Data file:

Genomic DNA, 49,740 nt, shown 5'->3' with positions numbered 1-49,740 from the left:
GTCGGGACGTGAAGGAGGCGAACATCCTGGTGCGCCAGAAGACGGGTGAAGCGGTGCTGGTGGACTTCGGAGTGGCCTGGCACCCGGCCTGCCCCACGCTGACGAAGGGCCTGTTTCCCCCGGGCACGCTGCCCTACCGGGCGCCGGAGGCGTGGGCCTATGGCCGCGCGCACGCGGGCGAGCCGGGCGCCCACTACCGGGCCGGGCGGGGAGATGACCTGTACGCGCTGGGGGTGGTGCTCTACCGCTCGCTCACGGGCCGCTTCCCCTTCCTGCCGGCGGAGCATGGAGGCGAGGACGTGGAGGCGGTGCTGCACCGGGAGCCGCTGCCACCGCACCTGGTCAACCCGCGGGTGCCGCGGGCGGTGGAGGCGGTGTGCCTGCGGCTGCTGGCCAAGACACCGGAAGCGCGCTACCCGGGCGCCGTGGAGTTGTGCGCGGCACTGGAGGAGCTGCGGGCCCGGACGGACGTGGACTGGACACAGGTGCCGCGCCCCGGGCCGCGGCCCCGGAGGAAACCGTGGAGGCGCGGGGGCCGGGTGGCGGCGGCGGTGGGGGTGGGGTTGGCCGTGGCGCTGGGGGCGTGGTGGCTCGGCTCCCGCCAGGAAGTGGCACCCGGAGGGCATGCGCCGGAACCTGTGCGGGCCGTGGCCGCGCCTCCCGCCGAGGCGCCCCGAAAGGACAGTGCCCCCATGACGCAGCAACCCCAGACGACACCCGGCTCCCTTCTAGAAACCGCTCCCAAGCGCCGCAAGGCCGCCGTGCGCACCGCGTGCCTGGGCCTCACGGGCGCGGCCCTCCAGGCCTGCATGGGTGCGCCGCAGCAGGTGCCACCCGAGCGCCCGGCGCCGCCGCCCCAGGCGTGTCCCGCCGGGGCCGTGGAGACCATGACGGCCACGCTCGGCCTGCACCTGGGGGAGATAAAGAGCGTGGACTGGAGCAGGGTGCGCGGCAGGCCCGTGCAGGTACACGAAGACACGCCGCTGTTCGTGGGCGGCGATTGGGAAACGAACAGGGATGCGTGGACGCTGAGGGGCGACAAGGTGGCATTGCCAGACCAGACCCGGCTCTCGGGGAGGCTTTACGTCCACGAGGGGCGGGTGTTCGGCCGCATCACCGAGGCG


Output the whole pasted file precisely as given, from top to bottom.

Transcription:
Genomic DNA, 49,740 nt, shown 5'->3' with positions numbered 1-49,740 from the left:
GTCGGGACGTGAAGGAGGCGAACATCCTGGTGCGCCAGAAGACGGGTGAAGCGGTGCTGGTGGACTTCGGAGTGGCCTGGCACCCGGCCTGCCCCACGCTGACGAAGGGCCTGTTTCCCCCGGGCACGCTGCCCTACCGGGCGCCGGAGGCGTGGGCCTATGGCCGCGCGCACGCGGGCGAGCCGGGCGCCCACTACCGGGCCGGGCGGGGAGATGACCTGTACGCGCTGGGGGTGGTGCTCTACCGCTCGCTCACGGGCCGCTTCCCCTTCCTGCCGGCGGAGCATGGAGGCGAGGACGTGGAGGCGGTGCTGCACCGGGAGCCGCTGCCACCGCACCTGGTCAACCCGCGGGTGCCGCGGGCGGTGGAGGCGGTGTGCCTGCGGCTGCTGGCCAAGACACCGGAAGCGCGCTACCCGGGCGCCGTGGAGTTGTGCGCGGCACTGGAGGAGCTGCGGGCCCGGACGGACGTGGACTGGACACAGGTGCCGCGCCCCGGGCCGCGGCCCCGGAGGAAACCGTGGAGGCGCGGGGGCCGGGTGGCGGCGGCGGTGGGGGTGGGGTTGGCCGTGGCGCTGGGGGCGTGGTGGCTCGGCTCCCGCCAGGAAGTGGCACCCGGAGGGCATGCGCCGGAACCTGTGCGGGCCGTGGCCGCGCCTCCCGCCGAGGCGCCCCGAAAGGACAGTGCCCCCATGACGCAGCAACCCCAGACGACACCCGGCTCCCTTCTAGAAACCGCTCCCAAGCGCCGCAAGGCCGCCGTGCGCACCGCGTGCCTGGGCCTCACGGGCGCGGCCCTCCAGGCCTGCATGGGTGCGCCGCAGCAGGTGCCACCCGAGCGCCCGGCGCCGCCGCCCCAGGCGTGTCCCGCCGGGGCCGTGGAGACCATGACGGCCACGCTCGGCCTGCACCTGGGGGAGATAAAGAGCGTGGACTGGAGCAGGGTGCGCGGCAGGCCCGTGCAGGTACACGAAGACACGCCGCTGTTCGTGGGCGGCGATTGGGAAACGAACAGGGATGCGTGGACGCTGAGGGGCGACAAGGTGGCATTGCCAGACCAGACCCGGCTCTCGGGGAGGCTTTACGTCCACGAGGGGCGGGTGTTCGGCCGCATCACCGAGGCG